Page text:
If you have a larger establishment or growing establishment, having multiple registers at multiple locations, will also increase efficiency since you will not create bottle necks at the bar cash register, slowing down customer service and delaying other customers’ service as wait people sit twiddling their thumbs. (This is also the time to seriously consider getting a fully integrated Point-of-Sale system for your bar or nightclub.)
Individualizing Cash Register Users with the assigned Cash Drawer
One of the best ways to create thieves among your employees is to let there be too many hands in the till. Although there are some employees who will try to steal from you no matter what precautions you take, you greatly increase your chances of having thieves among your employees when you allow multiple employees to have access to the bar cash register without proper oversight.
The best way to limit problems of theft is to make sure there is one assigned user to each cash drawer. When there is a switch in shifts, you switch out the cash drawer and take account of the tickets for it. Some bars have a trusted manager at the cashier register giving out all the change so that there is only one person for each cash drawer and thus the responsibility is focused on that one person.
(Of course, as you will see a computerized Point-of-Sale system—PoS—can also be effective because it forces employees to enter their individualized code when they use the register thus recording the amount of the transaction and when it occurred.)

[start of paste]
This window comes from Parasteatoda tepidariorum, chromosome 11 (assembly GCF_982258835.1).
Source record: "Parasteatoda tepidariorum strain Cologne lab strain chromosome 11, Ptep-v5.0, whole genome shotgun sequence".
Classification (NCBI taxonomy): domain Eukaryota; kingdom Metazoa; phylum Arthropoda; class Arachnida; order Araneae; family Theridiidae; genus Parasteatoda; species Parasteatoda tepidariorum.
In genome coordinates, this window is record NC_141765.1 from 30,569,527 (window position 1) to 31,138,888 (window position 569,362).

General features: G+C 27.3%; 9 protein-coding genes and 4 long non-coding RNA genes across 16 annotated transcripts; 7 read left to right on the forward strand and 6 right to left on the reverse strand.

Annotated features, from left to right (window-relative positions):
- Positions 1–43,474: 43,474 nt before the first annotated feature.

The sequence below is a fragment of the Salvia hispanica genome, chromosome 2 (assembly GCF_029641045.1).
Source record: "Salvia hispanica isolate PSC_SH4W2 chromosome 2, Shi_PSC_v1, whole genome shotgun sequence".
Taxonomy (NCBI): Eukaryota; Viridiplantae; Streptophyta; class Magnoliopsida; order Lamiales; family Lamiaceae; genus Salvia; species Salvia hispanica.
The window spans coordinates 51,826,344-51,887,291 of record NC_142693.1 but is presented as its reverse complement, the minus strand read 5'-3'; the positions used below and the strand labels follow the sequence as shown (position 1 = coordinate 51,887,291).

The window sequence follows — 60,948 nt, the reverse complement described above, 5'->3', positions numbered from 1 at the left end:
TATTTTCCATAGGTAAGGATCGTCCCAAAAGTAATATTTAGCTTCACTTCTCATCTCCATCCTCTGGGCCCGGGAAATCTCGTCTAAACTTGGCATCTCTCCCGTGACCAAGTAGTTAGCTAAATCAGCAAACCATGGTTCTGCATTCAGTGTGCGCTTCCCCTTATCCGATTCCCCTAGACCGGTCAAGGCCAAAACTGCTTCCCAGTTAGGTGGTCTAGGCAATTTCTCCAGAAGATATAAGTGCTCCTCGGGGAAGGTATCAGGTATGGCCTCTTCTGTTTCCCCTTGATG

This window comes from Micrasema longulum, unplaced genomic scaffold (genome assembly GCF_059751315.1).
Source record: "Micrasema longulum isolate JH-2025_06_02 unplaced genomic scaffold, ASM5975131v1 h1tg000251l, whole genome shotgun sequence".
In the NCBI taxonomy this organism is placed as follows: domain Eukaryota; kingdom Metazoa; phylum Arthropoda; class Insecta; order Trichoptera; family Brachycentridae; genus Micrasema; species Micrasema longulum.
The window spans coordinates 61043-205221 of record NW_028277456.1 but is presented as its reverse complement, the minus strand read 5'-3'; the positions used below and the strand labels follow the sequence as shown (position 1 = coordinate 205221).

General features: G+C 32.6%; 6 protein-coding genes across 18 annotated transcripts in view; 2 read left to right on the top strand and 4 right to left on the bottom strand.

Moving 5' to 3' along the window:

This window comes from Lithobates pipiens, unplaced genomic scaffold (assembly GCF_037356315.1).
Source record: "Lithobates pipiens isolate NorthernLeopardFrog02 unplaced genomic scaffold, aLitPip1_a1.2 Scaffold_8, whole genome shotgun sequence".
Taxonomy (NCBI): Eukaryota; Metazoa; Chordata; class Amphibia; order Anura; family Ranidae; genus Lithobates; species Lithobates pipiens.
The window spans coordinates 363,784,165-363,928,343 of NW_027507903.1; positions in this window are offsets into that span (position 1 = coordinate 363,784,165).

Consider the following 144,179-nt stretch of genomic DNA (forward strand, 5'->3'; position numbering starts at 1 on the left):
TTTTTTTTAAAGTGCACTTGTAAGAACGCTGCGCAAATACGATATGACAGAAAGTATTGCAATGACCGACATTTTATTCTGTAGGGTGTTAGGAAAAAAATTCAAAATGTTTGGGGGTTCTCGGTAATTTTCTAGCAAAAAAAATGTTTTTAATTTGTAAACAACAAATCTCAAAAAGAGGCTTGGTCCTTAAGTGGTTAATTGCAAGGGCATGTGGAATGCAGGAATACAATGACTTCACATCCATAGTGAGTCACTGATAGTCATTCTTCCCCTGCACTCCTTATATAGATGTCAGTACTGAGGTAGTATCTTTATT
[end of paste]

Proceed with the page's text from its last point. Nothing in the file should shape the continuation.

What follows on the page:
For more on security measures for your bar or nightclub see: Bartender Theft.
Inventory and Promotions
Keeping careful track of sales can be helpful for several reasons:
- First, it can help you track inventory—especially if you have a new promotion and it is doing particularly well for a particular drink, the register will give a good sense of whether you have increased sales overall and if it is due to the promoted drink. This can also mean that you need to order more of that drinks ingredients if you see that the rate you are using up that ingredient will outstrip what you have in stock.
- Second, you may also begin to notice useful patterns according to time of day. If you are selling a lot of martini’s to lawyer types at lunch, it may be useful to put up a lunch sign to promote this to others with similar tastes who may be walking by at that time.
- Third, sales receipts can also help determine whether you have hit the right price points. Undersold drinks may be overpriced, or you may have priced a very popular drink too low.
All of this, however, can be done even more simply with a bar PoS system that automatically records this kind of data so you do not have to go searching for it. In the 21st century, there is little excuse for not knowing exactly what is happening on the business end of your bar business.
Want to find out more about PoS systems that bring technology to you? Just sign up for a membership and I will send you a notice as soon as I publish my forthcoming article on it.